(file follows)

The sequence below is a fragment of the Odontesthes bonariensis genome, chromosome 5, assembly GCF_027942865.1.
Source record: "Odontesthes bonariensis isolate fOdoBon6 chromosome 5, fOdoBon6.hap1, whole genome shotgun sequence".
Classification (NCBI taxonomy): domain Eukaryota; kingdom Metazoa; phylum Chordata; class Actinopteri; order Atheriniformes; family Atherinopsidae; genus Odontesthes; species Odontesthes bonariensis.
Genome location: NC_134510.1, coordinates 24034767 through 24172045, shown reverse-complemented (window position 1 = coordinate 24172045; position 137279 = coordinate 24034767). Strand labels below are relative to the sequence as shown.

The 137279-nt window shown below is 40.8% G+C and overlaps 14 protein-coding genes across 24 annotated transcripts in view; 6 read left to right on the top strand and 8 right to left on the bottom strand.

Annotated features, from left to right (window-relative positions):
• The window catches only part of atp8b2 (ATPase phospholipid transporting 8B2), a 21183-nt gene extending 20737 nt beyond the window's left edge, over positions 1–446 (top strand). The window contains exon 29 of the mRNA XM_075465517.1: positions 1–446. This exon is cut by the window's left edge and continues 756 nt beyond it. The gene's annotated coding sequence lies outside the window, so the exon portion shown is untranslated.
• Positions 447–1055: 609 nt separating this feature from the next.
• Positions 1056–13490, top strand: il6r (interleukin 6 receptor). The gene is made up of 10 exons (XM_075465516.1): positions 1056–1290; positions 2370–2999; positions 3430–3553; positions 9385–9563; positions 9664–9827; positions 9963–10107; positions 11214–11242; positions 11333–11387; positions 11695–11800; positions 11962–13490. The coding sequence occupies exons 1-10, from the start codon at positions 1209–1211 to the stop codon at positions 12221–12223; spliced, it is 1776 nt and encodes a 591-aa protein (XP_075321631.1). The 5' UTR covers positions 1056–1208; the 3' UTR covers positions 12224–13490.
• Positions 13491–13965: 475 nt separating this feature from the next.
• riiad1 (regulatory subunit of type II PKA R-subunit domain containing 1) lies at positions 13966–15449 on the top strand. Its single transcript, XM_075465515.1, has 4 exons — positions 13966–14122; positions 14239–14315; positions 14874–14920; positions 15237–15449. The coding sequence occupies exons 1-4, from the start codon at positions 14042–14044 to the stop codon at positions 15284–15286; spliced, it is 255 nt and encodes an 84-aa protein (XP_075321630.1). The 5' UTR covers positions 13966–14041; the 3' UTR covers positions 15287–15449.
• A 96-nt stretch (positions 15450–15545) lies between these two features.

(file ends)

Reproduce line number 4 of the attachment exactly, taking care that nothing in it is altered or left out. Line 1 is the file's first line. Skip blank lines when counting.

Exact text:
Genome location: NC_134510.1, coordinates 24034767 through 24172045, shown reverse-complemented (window position 1 = coordinate 24172045; position 137279 = coordinate 24034767). Strand labels below are relative to the sequence as shown.